Showgirls is a 1995 erotic drama film written by Joe Eszterhas and directed by Paul Verhoeven. It stars former teen actress Elizabeth Berkley, Kyle MacLachlan, Gina Gershon; the film centers on a "street-smart" drifter who ventures to Las Vegas and climbs the seedy hierarchy from stripper to showgirl. Produced on a then-sizable budget of $45 million, significant controversy and hype surrounding the film's amounts of sex and nudity preceded its theatrical release. In the United States, the film was rated NC-17 for "nudity and erotic sexuality throughout, some graphic language, sexual violence." Showgirls was the first NC-17 rated film to be given a wide release in mainstream theaters. Distributor United Artists dispatched several hundred staffers to theaters across North America playing Showgirls to ensure that patrons would not sneak into the theater from other films, to make sure film-goers were over the age of 17. Audience restriction due to the NC-17 rating coupled with poor reviews resulted in the film becoming a box office bomb, grossing just $37 million.
Despite a negative theatrical and critical consensus, Showgirls enjoyed success on the home video market, generating more than $100 million from video rentals, allowing the film to turn a profit and become one of MGM's top 20 all-time bestsellers. For its video premiere, Verhoeven prepared an R-rated cut for rental outlets that would not carry NC-17 films; this edited version deletes some of the more graphic footage. Despite being ranked as one of the worst films made, Showgirls has become regarded as a cult classic, was released on Blu-ray in June 2010 and has been subject to critical re-evaluation, with some notable directors and critics declaring it a serious satire worthy of praise. An unofficial spin-off sequel entitled Showgirls 2: Penny's from Heaven, focused on the minor character Penny, played by Rena Riffel, was written, produced and directed by Riffel, it was released at midnight film showings, art house theaters, film festivals, charity non-profit organizations, was direct-to-video.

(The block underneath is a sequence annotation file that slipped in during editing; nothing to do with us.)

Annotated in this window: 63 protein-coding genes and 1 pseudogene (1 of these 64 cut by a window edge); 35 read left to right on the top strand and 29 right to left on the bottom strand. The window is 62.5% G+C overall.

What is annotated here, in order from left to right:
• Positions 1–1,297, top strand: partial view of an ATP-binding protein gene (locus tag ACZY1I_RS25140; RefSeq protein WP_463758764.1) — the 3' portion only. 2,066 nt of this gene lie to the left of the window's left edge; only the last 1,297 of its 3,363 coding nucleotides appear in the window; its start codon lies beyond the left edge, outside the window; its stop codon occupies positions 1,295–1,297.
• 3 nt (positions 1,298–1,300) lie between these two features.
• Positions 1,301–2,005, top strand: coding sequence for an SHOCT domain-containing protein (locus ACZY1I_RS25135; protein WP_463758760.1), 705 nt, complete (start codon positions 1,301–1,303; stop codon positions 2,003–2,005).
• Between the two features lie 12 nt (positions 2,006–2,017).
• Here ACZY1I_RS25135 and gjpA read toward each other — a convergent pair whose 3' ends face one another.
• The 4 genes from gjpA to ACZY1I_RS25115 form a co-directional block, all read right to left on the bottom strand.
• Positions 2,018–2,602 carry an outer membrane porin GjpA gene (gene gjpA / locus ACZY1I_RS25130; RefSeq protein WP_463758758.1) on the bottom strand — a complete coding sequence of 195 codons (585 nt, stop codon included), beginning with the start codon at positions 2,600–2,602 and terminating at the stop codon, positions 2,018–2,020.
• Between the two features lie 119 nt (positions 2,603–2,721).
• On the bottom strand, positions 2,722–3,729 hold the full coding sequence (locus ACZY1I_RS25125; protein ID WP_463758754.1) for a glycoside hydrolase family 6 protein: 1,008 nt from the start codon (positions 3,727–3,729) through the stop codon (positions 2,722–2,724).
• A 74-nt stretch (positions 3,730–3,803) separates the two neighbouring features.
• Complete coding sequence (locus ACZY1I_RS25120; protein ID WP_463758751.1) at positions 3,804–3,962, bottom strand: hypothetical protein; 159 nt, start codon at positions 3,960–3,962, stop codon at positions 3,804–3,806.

Nomi Malone is a young drifter. After being robbed by her driver, Nomi meets Molly Abrams, a costume designer who becomes her roommate. Molly invites Nomi backstage at Goddess, the Stardust Casino show where she works, to meet Cristal Connors, the diva star of the casino's topless dance revue; when Nomi tells Cristal she dances at Cheetah's Topless Club, Cristal derisively tells her that what she does is akin to prostitution. When Nomi is too upset to go to work that night, Molly takes her dancing at The Crave Club. Nomi is arrested after causing a fight involving a bouncer at the club. James bails Nomi out of jail. Cristal and her boyfriend Zack Carey, the entertainment director at the Stardust, visit Cheetah's and request a lap dance from Nomi. Although the bisexual Cristal is attracted to Nomi, her request is based more on her desire to humiliate Nomi by proving she engages in sex work. Nomi reluctantly performs the lap dance after Cristal offers her $500. James happens to witnesses the lap dance.